Building upon last weeks piece regarding how to set up an Infiniband link using a Ubuntu 12.04 machine. That guide utilized two very low cost Mellanox MHEA28-XTC controllers which cost less than $50 each used. Today we are looking at the performance of the setup. One of the big drivers for using Infiniband is that it is a very low latency interface that can also handle massive amounts of bandwidth. The newest generation parts are putting out 56gbps of throughput on a single port. The Mellanox MHEA28-XTC is a dual port 10gbps part, so not exactly state of the art. On the other hand, instead of a price tag around $175/ port for 10 gigabit Ethernet even in the used market, these cards offer 10gbps performance for $25 per port or less. There are clear limitations with this Infiniband approach, but at the same time it is much less expensive than alternatives utilizing 10GbE networking and much faster for about the same price as gigabit networking. Let’s take a look at what this setup can do from a performance standpoint and see if it offers performance benefits.
The Mellanox MHEA28-XTC cards I use for this “how to” are dual port 10Gbps Memfree Infiniband host channel adapters (HCA) using 8x PCI-e. For both the target and the initiator, 8x electrical PCI-e slots are used. The following steps are somewhat generic and also should work at least with Mellanox HCAs. To this end, the Mellanox MHEA28-XTC cards are available very inexpensively (see this ebay search.)
- CPU: Intel Core i7-930
- Motherboard: Asus P6X58D-E
- Memory: 24GB (6x4GB) G. Skill Sniper DDR3 1600
- SAS HBA: IBM ServeRAID M1015 with IT firmware
- Drives: Boot: Intel SSD 320 80GB, Target: 2x Crucial C300 64GB
- Infiniband HCA: Mellanox MHEA28-XTC
- CPU: Intel Core i7-2600K
- Motherboard: Asus P67 Sabertooth
- Memory: 16GB (4x4GB) G. Skill Ripjaw DDR3 1600
- Drive: Crucial M4 256GB
- Infiniband HCA: Mellanox MHEA28-XTC
For testing, I used a Windows computer and the OFED drivers which can be found here. During the install make sure to select the SRP option. After rebooting the machine, the target should already be set up if you followed the previous guide and the iSCSI drives will show up as unpartitioned devices in Computer Management.
10Gbps Infiniband has a theoretical maximum throughput of 8Gbps because of signaling overhead. This works out to about 1GB/s usable for data. I used three benchmark programs, Crystal Disk Mark, Anvil’s Storage Utilities, and ATTO Disk Benchmark.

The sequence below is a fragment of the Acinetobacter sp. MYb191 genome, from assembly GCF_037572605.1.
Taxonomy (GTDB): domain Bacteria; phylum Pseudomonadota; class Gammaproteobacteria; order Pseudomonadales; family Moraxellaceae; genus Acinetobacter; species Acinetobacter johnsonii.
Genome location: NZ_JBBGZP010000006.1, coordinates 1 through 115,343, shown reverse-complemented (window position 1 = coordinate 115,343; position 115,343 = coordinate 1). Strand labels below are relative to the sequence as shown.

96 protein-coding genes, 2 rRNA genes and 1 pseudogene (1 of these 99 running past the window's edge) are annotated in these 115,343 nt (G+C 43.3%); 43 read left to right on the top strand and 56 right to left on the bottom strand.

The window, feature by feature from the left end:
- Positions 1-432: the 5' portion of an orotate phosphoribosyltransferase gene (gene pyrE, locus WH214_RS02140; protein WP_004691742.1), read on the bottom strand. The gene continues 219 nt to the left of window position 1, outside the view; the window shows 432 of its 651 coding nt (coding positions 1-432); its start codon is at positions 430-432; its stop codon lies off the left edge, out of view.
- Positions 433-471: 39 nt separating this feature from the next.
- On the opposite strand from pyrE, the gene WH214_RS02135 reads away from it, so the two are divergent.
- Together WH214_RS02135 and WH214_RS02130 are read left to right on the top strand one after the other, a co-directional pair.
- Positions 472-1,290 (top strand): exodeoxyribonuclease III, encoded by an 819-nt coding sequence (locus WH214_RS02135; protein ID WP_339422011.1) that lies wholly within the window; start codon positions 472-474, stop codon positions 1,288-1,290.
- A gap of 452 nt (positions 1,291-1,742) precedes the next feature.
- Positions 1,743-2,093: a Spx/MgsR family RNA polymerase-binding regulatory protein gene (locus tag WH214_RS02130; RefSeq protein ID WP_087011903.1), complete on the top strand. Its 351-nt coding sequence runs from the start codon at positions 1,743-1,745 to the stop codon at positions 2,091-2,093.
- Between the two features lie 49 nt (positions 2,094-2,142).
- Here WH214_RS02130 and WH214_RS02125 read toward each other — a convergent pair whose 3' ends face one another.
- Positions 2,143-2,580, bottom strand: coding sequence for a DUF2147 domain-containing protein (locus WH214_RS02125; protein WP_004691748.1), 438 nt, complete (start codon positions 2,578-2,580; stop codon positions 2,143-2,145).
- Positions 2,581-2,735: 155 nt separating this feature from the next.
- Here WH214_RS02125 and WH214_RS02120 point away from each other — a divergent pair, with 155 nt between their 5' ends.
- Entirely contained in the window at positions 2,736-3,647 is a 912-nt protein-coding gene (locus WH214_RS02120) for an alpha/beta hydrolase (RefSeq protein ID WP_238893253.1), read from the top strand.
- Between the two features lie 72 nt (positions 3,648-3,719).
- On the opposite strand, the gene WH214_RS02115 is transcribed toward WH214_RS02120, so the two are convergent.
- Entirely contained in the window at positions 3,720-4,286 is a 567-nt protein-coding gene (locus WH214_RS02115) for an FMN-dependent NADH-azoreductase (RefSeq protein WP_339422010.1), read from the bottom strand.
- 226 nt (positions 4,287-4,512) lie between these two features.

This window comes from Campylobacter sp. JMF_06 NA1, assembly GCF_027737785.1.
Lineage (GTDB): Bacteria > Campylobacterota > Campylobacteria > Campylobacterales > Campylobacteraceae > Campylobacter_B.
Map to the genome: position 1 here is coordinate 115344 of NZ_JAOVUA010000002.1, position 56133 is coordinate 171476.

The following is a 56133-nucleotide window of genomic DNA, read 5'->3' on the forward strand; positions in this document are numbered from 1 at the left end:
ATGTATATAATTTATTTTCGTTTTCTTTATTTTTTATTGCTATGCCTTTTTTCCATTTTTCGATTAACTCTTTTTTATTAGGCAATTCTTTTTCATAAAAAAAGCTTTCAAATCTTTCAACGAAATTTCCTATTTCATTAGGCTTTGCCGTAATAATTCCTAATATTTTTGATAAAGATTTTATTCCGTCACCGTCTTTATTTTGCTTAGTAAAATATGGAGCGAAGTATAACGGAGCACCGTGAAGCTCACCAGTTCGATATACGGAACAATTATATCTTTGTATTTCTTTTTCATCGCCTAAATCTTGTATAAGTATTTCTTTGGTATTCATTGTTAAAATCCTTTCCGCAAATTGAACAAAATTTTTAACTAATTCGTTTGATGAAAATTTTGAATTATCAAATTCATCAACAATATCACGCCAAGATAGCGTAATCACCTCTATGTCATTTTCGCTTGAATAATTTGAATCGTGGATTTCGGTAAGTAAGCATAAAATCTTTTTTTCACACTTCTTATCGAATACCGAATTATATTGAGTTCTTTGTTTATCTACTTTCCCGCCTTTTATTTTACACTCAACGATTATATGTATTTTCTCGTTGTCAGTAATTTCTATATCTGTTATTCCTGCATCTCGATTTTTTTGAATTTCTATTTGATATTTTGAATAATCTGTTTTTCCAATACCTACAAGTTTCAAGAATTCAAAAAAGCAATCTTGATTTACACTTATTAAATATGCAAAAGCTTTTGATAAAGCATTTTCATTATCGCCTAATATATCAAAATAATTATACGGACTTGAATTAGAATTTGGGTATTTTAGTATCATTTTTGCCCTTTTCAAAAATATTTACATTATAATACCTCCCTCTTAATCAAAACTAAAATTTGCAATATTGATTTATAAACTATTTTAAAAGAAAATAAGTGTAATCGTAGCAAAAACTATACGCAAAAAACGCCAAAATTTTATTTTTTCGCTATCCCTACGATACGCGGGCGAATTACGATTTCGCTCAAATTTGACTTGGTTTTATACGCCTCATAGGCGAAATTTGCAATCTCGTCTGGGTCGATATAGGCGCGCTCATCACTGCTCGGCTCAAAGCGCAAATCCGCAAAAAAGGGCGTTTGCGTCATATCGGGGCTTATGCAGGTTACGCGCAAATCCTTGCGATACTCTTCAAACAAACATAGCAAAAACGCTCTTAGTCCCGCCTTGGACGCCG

RAM Disk Results
Depending on the benchmark, I achieved 800MB/s to 980MB/s sequential read when testing the tmpfs vDisk. Anvil also reported a lowest response time of just over 40us with 4k reads. Here one can see CrystalDiskMark well in excess of what we would see with gigabit Ethernet.
ATTO’s benchmarks is a good “best case scenario” view at network storage performance. It also is well known as being extremely friendly to compressed data gaining popularity with LSI SandForce solid state drives. Looking at the ATTO results, one can see that nearly 1GB/s was achieved on both reads and writes.
Anvil’s Storage Utilities give a fairly comprehensive view of performance. Again, we see very low response times with very high throughput. A benefit to the RAM disk is that data could be fed through the Infiniband network with latency lower than we saw with the Samsung 830 SSD recently reviewed and directly attached to an Intel 6.0gbps SATA III port.
Overall, using the RAM disk has shown that there is a lot of performance available over even a very low cost Infiniband setup. Let’s now take a look at results using real solid state drives.
RAID 0 SSD Array Results
When using the mdadm SSD RAID 0 sequential reads ranged from 590MB/s to 720MB/s and a lowest response time of 180us on QD4 4k reads. CrystalDiskMark using the SSD array shows performance lower than the RAM disk (of course) but also much higher than anything we could achieve on gigabit Ethernet.
ATTO’s benchmark again is drive limited but shows we are achieving serious speed.
Here are the Anvil’s Storage Utilities numbers:
Overall performance is better than we would normally see over Gigabit Ethernet and about what we would expect with 10GbE, except at a lower cost.
I am pleased with the results from my initial testing. Maximum throughput is close to the theoretical maximum of 10Gbps Infiniband and response times are very low. For most home applications SRP and iSCSI can be limiting because iSCSI does not handle multiple R/W connections well. I will continue to look at other solutions including NFS over RDMA, NFS and SMB with IpoIB and SMB Direct (SMB2.2 over RDMA). These options allow much more flexibility and hopefully will stay efficient over Infiniband. This is a great result using the sub-$50 Mellanox MHEA28-XTC cards.